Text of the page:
• S Conroy
      Followed your lead here. It's the kind of writing a writer can learn from methinks.The author has a unique voice.
    • I also went back and read the author's other works here. This is the best thing she's posted here, and that's not to slight her earlier pieces, which are also good. I liked this enough that I went to the author's website to read some of the stories linked to there (there are a lot). I liked what I read enough that I followed on Facebook so I'll hear when new work comes out.
  • Paul A. Freeman

    Excellent flash from title to final sentence. Must admit, I thought the MC was male until the mention of makeup (not that men don’t wear makeup). Also, I would have used ‘riddled’ instead of ‘infested’ (I think of parasites), but then I’m a pedantic so-and-so.

    • S Conroy
      Same here. Up to that point I thought it was an old boyfriend.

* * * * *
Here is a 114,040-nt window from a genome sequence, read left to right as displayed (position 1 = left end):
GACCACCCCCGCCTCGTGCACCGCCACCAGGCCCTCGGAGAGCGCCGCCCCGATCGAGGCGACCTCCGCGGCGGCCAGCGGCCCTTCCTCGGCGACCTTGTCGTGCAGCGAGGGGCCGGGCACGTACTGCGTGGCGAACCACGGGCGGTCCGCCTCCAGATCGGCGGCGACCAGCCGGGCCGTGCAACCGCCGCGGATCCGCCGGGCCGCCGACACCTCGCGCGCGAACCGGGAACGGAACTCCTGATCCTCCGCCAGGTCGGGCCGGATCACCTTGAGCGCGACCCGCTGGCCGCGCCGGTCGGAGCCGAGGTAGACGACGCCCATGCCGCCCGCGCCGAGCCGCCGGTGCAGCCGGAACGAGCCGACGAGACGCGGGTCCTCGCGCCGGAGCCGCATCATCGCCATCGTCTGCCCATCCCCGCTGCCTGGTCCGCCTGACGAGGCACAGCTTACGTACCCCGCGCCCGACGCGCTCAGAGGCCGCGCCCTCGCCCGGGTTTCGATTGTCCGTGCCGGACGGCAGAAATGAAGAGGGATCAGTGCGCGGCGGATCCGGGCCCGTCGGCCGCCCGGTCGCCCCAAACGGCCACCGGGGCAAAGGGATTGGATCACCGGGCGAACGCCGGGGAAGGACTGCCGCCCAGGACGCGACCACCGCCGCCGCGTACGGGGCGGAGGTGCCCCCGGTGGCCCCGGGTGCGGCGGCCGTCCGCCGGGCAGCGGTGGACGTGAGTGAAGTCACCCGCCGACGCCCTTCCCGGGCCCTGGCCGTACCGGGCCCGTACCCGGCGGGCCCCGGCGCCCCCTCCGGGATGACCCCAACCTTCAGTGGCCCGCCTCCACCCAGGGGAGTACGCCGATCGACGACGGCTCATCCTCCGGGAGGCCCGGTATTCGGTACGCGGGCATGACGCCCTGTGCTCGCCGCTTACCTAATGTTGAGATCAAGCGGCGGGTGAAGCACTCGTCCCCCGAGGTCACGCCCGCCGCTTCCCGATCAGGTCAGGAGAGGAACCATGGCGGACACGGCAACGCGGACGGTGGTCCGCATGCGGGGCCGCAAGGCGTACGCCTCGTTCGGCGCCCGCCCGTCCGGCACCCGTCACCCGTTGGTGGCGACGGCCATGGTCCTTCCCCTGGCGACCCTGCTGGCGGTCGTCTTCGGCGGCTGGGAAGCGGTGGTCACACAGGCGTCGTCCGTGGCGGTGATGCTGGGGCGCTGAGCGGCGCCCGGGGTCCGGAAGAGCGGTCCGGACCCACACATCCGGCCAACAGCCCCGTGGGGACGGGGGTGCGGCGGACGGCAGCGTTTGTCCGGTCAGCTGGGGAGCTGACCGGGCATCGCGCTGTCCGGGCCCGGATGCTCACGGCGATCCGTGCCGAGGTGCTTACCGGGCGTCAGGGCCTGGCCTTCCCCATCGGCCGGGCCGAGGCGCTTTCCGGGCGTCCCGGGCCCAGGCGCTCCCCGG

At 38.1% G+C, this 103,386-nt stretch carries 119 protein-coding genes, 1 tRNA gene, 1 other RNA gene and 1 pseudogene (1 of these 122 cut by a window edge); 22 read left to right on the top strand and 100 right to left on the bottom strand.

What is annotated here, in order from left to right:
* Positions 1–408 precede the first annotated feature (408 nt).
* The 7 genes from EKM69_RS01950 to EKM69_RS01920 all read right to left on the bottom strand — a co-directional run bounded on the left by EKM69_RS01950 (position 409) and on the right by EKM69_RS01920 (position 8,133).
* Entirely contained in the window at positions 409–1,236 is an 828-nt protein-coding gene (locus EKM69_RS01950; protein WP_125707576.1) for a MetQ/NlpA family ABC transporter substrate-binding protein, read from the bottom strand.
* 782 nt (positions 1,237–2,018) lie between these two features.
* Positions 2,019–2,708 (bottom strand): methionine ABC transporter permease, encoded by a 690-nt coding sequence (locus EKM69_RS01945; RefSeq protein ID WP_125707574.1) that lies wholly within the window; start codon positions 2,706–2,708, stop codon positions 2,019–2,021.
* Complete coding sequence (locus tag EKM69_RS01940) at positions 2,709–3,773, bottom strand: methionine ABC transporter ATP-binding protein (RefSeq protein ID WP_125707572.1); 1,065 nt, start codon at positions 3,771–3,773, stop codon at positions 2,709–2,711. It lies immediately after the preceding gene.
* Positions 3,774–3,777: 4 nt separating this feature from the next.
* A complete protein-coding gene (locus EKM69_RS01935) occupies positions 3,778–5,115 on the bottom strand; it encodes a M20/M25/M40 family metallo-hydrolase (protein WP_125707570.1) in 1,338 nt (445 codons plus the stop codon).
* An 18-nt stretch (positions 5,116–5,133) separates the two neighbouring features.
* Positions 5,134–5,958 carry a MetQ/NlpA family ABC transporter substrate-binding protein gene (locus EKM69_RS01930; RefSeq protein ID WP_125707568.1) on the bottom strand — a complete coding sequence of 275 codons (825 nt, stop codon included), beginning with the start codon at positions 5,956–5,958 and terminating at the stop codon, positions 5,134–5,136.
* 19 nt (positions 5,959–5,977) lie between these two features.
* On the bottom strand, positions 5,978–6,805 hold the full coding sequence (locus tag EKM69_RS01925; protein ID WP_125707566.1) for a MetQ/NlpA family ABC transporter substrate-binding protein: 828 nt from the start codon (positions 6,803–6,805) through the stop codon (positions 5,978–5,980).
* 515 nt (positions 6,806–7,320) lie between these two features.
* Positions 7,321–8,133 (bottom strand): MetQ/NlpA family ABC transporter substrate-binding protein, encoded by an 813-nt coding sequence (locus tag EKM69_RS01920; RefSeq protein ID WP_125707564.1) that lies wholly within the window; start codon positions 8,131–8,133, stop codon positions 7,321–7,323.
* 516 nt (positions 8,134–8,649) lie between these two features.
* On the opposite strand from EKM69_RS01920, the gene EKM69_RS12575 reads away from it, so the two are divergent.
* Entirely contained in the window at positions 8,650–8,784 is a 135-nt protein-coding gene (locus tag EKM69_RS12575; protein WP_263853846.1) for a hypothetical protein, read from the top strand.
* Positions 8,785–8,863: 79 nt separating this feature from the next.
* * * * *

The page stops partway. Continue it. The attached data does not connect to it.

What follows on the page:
• Paul A. Freeman

    Excellent flash from title to final sentence. Must admit, I thought the MC was male until the mention of makeup (not that men don’t wear makeup). Also, I would have used ‘riddled’ instead of ‘infested’ (I think of parasites), but then I’m a pedantic so-and-so.

    • S Conroy
      Same here. Up to that point I thought it was an old boyfriend.
  • Hartley Isles

    This story moves like a chill, brisk wind.

  • Hartley Isles

    This story moves like a chill, brisk wind.

  • D.J. Kozlowski

    I feel like I live this story; well done!

  • D.J. Kozlowski

    I feel like I live this story; well done!

  • S Conroy